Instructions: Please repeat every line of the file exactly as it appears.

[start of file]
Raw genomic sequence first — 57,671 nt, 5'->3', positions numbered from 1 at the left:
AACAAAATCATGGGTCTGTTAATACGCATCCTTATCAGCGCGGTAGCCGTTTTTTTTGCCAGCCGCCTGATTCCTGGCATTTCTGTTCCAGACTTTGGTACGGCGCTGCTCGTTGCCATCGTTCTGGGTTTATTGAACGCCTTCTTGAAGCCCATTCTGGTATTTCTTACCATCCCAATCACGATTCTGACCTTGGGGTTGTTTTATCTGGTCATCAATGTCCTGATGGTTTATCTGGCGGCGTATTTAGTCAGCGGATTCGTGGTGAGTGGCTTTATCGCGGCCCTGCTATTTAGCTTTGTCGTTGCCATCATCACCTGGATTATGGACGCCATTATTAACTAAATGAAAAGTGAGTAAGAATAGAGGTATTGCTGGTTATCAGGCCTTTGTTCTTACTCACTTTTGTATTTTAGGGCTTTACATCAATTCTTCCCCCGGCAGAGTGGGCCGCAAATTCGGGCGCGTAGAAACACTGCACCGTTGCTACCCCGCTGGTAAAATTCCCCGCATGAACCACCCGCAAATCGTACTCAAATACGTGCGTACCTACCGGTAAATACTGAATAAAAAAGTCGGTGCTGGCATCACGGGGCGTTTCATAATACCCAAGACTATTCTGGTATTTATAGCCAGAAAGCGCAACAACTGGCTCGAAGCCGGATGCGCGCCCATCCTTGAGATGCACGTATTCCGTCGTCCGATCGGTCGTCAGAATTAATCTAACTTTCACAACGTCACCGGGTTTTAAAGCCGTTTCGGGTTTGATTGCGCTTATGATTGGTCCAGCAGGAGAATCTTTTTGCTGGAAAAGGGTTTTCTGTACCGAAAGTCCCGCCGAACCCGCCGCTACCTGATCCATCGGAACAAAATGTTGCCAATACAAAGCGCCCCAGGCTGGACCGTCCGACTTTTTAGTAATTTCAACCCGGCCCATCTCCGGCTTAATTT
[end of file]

Raw genomic sequence first — 57,671 nt, 5'->3', positions numbered from 1 at the left:
AACAAAATCATGGGTCTGTTAATACGCATCCTTATCAGCGCGGTAGCCGTTTTTTTTGCCAGCCGCCTGATTCCTGGCATTTCTGTTCCAGACTTTGGTACGGCGCTGCTCGTTGCCATCGTTCTGGGTTTATTGAACGCCTTCTTGAAGCCCATTCTGGTATTTCTTACCATCCCAATCACGATTCTGACCTTGGGGTTGTTTTATCTGGTCATCAATGTCCTGATGGTTTATCTGGCGGCGTATTTAGTCAGCGGATTCGTGGTGAGTGGCTTTATCGCGGCCCTGCTATTTAGCTTTGTCGTTGCCATCATCACCTGGATTATGGACGCCATTATTAACTAAATGAAAAGTGAGTAAGAATAGAGGTATTGCTGGTTATCAGGCCTTTGTTCTTACTCACTTTTGTATTTTAGGGCTTTACATCAATTCTTCCCCCGGCAGAGTGGGCCGCAAATTCGGGCGCGTAGAAACACTGCACCGTTGCTACCCCGCTGGTAAAATTCCCCGCATGAACCACCCGCAAATCGTACTCAAATACGTGCGTACCTACCGGTAAATACTGAATAAAAAAGTCGGTGCTGGCATCACGGGGCGTTTCATAATACCCAAGACTATTCTGGTATTTATAGCCAGAAAGCGCAACAACTGGCTCGAAGCCGGATGCGCGCCCATCCTTGAGATGCACGTATTCCGTCGTCCGATCGGTCGTCAGAATTAATCTAACTTTCACAACGTCACCGGGTTTTAAAGCCGTTTCGGGTTTGATTGCGCTTATGATTGGTCCAGCAGGAGAATCTTTTTGCTGGAAAAGGGTTTTCTGTACCGAAAGTCCCGCCGAACCCGCCGCTACCTGATCCATCGGAACAAAATGTTGCCAATACAAAGCGCCCCAGGCTGGACCGTCCGACTTTTTAGTAATTTCAACCCGGCCCATCTCCGGCTTAATTT